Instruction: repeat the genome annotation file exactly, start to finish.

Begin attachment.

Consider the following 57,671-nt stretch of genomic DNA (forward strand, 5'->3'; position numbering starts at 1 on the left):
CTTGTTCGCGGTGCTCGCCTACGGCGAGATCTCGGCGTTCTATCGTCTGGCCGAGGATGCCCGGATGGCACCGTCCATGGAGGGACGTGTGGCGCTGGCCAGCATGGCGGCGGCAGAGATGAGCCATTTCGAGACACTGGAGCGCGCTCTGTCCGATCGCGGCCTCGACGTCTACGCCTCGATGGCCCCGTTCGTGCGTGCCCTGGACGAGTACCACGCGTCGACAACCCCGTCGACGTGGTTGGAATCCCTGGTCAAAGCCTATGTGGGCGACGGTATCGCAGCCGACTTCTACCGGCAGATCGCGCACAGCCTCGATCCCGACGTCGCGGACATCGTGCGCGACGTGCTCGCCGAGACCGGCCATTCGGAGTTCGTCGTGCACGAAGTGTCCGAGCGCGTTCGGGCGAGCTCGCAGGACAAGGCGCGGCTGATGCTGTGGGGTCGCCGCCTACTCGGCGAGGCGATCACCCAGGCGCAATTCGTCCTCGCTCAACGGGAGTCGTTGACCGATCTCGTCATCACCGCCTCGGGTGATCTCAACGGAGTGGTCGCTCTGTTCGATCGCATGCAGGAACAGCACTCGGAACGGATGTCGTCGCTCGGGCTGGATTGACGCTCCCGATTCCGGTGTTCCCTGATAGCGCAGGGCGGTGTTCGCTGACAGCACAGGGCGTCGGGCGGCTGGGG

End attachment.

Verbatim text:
Consider the following 57,671-nt stretch of genomic DNA (forward strand, 5'->3'; position numbering starts at 1 on the left):
CTTGTTCGCGGTGCTCGCCTACGGCGAGATCTCGGCGTTCTATCGTCTGGCCGAGGATGCCCGGATGGCACCGTCCATGGAGGGACGTGTGGCGCTGGCCAGCATGGCGGCGGCAGAGATGAGCCATTTCGAGACACTGGAGCGCGCTCTGTCCGATCGCGGCCTCGACGTCTACGCCTCGATGGCCCCGTTCGTGCGTGCCCTGGACGAGTACCACGCGTCGACAACCCCGTCGACGTGGTTGGAATCCCTGGTCAAAGCCTATGTGGGCGACGGTATCGCAGCCGACTTCTACCGGCAGATCGCGCACAGCCTCGATCCCGACGTCGCGGACATCGTGCGCGACGTGCTCGCCGAGACCGGCCATTCGGAGTTCGTCGTGCACGAAGTGTCCGAGCGCGTTCGGGCGAGCTCGCAGGACAAGGCGCGGCTGATGCTGTGGGGTCGCCGCCTACTCGGCGAGGCGATCACCCAGGCGCAATTCGTCCTCGCTCAACGGGAGTCGTTGACCGATCTCGTCATCACCGCCTCGGGTGATCTCAACGGAGTGGTCGCTCTGTTCGATCGCATGCAGGAACAGCACTCGGAACGGATGTCGTCGCTCGGGCTGGATTGACGCTCCCGATTCCGGTGTTCCCTGATAGCGCAGGGCGGTGTTCGCTGACAGCACAGGGCGTCGGGCGGCTGGGG